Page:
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Keyboard and touchpad

Here is a picture of the touchpad and keyboard on the inner side of the laptop:

Keyboard and touchpad from below

The keyboard is connected to the motherboard via a flatflex 24 pin ribbon and a drawer type connector. Tracing the lines around the database, I discovered all 24 lines end up on a big chip made by National Semiconductor, the PC87570. It has 16 KBSOUT lines and 8 KBSIN lines, all connected to the 24 pins of the ribbon connector going to the matrix. The pinout is as follows:

Flatflex 1 2 3 4 5 6 7 8 9 10 11 12 13 14 15 16 17 18 19 20 21 22 23 24
KBSIN 0 1 2 3 4 5 6 7                                
KBSOUT                 0 11 4 8 3 5 6 9 7 10 13 14 12 2 1 15


The touchpad on the laptop is made by Synaptics, and uses the T1004 ASIC. You can look around the web for its datasheet, I don't think you will find it. It is connected to the motherboard with yet another flatflex ribbon, a 10 pin one this time. Tracing the lines around on the motherboard, I discovered that it is connected on the PC87570 auxiliary PS/2 interface. This means that it outputs PS/2 signal, which is the default signal for mouses.

This confirms what I found when looking for the T1004 ASIC datasheet and pinout:

Tracing a bit more, I found the complete pinout, which is as follows:

Signal Flatflex pin T1004 pin
Vcc 1 45
PS/2 Data 2 2
PS/2 Clock 3 3
Right click 4 6
Left click 5 7
GND 6 44
Up scroll 7 8
Down scroll 8 9
Left scroll 9 10
Right scroll 10 11


When you place the T1004 mark at the bottom left, pin 1 is the first at the bottom and numbering is done counterclockwise.

All buttons are "active low" switches, that is, the switches connect the line to ground when they are closed to indicate the related action.

Connecting to a PC

While the touchpad uses a failry common PS/2 protocol, USB is much more common these days. A simple PS/2 to USB converter would work, but that leaves the keyboard by itself because we need a specialized chip that scans the matrix and sends the appropriate elements over the USB bus.

Browsing around the web, I found the Sprintek SK5000 family of controller chips that appear to have all that is needed:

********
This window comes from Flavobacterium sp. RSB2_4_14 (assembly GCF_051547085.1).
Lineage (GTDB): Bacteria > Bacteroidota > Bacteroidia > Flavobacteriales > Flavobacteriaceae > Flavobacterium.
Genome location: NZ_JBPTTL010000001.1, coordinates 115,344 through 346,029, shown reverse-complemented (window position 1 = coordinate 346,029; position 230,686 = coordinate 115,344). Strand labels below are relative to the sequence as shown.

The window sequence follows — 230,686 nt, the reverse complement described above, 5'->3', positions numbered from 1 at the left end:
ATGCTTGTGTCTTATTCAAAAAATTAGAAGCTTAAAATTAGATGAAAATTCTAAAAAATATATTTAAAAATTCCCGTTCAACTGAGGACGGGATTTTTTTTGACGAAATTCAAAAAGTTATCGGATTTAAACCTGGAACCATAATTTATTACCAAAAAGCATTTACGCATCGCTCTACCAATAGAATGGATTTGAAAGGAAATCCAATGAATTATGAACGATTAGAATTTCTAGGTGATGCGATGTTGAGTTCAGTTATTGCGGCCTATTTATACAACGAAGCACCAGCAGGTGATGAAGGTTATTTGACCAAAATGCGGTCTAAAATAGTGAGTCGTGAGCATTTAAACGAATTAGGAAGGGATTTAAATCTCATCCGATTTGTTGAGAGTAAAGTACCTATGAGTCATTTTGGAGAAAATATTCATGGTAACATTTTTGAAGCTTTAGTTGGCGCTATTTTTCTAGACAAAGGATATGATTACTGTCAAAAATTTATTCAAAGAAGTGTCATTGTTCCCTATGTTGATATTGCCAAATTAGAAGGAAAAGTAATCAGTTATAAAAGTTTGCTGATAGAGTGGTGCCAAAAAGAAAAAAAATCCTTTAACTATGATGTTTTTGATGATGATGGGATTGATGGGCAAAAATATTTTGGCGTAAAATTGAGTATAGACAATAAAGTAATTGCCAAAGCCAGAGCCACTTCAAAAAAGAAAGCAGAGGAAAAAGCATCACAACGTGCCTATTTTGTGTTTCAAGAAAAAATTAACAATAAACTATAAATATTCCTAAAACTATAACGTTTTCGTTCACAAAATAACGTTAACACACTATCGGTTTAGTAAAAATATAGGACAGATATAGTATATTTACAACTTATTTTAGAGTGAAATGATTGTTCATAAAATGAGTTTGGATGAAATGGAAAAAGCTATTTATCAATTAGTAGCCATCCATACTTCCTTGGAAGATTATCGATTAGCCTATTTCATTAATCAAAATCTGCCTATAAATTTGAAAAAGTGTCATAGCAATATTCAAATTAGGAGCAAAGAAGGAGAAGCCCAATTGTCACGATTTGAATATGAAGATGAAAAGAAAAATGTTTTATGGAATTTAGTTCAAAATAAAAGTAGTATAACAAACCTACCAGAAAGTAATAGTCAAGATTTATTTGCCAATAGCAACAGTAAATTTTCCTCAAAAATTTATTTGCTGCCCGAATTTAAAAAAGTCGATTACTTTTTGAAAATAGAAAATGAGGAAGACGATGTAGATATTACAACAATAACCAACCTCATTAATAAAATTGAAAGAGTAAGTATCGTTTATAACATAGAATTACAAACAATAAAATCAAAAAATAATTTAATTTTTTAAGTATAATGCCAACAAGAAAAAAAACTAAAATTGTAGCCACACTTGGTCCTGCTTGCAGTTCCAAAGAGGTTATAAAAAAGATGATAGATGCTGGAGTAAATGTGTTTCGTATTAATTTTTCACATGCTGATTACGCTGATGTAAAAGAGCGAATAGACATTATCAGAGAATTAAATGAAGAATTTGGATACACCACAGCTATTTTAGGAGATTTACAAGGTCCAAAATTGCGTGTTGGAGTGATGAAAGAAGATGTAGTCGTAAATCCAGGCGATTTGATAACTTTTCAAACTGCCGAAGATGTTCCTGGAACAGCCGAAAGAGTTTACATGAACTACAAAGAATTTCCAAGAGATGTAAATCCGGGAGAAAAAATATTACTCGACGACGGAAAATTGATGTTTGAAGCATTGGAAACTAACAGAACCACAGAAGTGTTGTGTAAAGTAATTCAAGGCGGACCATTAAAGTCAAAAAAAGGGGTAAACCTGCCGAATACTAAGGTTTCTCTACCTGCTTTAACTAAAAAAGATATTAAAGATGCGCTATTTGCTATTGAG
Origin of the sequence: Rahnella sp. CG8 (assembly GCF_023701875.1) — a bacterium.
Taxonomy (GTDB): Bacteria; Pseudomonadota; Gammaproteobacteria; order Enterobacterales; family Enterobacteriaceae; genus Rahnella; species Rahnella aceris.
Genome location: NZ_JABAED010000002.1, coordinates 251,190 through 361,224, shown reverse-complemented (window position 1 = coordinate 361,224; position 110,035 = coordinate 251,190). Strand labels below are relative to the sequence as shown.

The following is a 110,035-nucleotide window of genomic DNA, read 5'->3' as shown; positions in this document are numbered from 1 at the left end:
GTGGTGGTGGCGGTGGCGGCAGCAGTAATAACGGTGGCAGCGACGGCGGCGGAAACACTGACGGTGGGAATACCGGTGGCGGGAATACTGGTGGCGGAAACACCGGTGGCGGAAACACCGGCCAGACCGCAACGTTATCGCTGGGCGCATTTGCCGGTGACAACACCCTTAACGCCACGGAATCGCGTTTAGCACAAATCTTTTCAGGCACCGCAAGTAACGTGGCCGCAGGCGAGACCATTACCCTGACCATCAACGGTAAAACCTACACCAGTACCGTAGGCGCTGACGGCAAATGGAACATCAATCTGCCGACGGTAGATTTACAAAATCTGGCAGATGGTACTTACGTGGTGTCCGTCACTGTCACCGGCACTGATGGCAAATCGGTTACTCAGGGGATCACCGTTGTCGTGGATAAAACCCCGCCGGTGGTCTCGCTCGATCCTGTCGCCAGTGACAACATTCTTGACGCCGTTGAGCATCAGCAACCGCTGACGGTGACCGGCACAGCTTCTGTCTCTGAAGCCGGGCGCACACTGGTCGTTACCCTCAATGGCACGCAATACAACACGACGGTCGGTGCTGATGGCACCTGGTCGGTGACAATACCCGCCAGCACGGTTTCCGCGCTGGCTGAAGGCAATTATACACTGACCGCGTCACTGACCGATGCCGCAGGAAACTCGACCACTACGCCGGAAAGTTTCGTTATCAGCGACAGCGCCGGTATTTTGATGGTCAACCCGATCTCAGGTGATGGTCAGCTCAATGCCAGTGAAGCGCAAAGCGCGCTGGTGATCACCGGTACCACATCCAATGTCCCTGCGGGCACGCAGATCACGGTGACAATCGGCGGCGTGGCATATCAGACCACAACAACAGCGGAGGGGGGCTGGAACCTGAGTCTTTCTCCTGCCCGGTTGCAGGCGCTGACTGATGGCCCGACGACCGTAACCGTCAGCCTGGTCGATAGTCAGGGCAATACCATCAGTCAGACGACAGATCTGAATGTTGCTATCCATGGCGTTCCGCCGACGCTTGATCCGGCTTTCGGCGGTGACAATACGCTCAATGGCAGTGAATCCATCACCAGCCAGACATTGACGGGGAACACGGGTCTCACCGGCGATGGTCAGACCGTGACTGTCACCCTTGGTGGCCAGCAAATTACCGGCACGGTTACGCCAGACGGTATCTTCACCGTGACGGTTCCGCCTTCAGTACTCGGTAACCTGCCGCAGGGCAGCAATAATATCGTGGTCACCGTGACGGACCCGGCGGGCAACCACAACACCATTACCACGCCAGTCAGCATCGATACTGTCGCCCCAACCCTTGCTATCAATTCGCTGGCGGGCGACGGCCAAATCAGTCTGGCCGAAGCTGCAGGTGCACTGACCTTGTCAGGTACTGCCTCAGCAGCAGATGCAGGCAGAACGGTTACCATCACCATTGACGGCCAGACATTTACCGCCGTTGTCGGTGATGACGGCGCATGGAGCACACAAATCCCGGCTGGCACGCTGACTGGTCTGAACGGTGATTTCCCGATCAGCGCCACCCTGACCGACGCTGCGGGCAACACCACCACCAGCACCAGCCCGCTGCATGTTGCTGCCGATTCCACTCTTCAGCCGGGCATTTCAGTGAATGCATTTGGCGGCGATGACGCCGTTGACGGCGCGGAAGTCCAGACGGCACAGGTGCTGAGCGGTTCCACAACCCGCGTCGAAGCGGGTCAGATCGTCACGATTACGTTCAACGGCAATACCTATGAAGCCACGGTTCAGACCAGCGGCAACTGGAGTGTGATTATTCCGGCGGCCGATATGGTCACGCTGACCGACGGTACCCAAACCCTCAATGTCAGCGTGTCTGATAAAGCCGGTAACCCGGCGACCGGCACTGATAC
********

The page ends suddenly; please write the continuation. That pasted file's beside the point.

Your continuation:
They even have a nice graphical interface that allows to program the chip to match the physical matrix.

However, they are not cheap, and difficult to come by in France. With shipping costs included, the total would be around 30€ just for the chip itself. Considering it's only available in QFN packages and that I don't have the required equipment to do reflow soldering, along with the fact that I would need to create a board for it, I decided to look for alternatives.

Fortunately, there is a very good alternative, the TMK keyboard firwmare. It requires a Teensy board which is definitely easier to come by, cheaper, and has the very nice advantage of being available completely soldered. I only had to add the 100mil headers, which is definitely something I could do with the equipment I have.

What's very nice is that it has a fully functional USB interface, and the firmware allows a composite mode where it declares itself as a USB keyboard and USB mouse. It effectively translates the matrix and PS/2 signals into USB packets.

The matrix has 24 pins, I needed 2 more for the PS/2 signal which means that with 25 I/O pins, the Teensy 2.0 does not have enough of them. Fortunately, the Teensy++ 2.0 has more pins (46) which means that I could even use one of its PWM outputs to drive the DIM pin on the LCD backlight controller. I mean, there are Fn combinations for doing just that directly printed on the matrix itself.

As I was a bit new in the AVR and TMK world, I started discussion threads on the following two boards:

They have proven to be of great help and patience.

To make things clearer, I have created a fork of TMK's project and a specific branch for my customization at GitHub. You may want to have a look a the commit history to discover what I needed to customize.

Reverse engineering the matrix

The most tedious part in the keyboard process is figuring out the matrix key assignment.

The only way to do that is to hook the keyboard to a breadboard with 16+8 leds that show which show which row and column are activated when a key is pressed. Here is a picture of the setup:

(yet to come, waiting on the flatflex connectors and breakout boards)

This needs to be done around 100 times and allows to have the following result:

Key assignment

This is then added in the firmware configuration and downloaded into the Teensy.